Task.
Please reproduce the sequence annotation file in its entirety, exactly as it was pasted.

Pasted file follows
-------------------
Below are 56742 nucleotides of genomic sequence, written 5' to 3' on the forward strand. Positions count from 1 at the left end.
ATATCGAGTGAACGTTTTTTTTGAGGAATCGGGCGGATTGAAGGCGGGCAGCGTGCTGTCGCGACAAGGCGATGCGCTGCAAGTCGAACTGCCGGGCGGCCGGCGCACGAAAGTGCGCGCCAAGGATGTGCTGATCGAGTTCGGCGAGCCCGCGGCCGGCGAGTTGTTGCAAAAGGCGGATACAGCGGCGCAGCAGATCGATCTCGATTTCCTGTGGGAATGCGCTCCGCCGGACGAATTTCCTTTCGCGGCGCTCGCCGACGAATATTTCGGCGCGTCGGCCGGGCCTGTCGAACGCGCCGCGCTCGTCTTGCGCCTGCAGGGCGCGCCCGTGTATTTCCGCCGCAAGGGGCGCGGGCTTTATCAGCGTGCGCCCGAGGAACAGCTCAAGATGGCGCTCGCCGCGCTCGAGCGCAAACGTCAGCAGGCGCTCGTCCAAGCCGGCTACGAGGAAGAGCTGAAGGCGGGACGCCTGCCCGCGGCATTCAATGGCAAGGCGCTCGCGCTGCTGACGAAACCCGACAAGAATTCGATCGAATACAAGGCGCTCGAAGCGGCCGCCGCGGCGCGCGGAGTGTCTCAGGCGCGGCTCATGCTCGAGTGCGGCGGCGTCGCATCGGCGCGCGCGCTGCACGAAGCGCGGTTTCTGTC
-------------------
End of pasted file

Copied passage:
Below are 56742 nucleotides of genomic sequence, written 5' to 3' on the forward strand. Positions count from 1 at the left end.
ATATCGAGTGAACGTTTTTTTTGAGGAATCGGGCGGATTGAAGGCGGGCAGCGTGCTGTCGCGACAAGGCGATGCGCTGCAAGTCGAACTGCCGGGCGGCCGGCGCACGAAAGTGCGCGCCAAGGATGTGCTGATCGAGTTCGGCGAGCCCGCGGCCGGCGAGTTGTTGCAAAAGGCGGATACAGCGGCGCAGCAGATCGATCTCGATTTCCTGTGGGAATGCGCTCCGCCGGACGAATTTCCTTTCGCGGCGCTCGCCGACGAATATTTCGGCGCGTCGGCCGGGCCTGTCGAACGCGCCGCGCTCGTCTTGCGCCTGCAGGGCGCGCCCGTGTATTTCCGCCGCAAGGGGCGCGGGCTTTATCAGCGTGCGCCCGAGGAACAGCTCAAGATGGCGCTCGCCGCGCTCGAGCGCAAACGTCAGCAGGCGCTCGTCCAAGCCGGCTACGAGGAAGAGCTGAAGGCGGGACGCCTGCCCGCGGCATTCAATGGCAAGGCGCTCGCGCTGCTGACGAAACCCGACAAGAATTCGATCGAATACAAGGCGCTCGAAGCGGCCGCCGCGGCGCGCGGAGTGTCTCAGGCGCGGCTCATGCTCGAGTGCGGCGGCGTCGCATCGGCGCGCGCGCTGCACGAAGCGCGGTTTCTGTC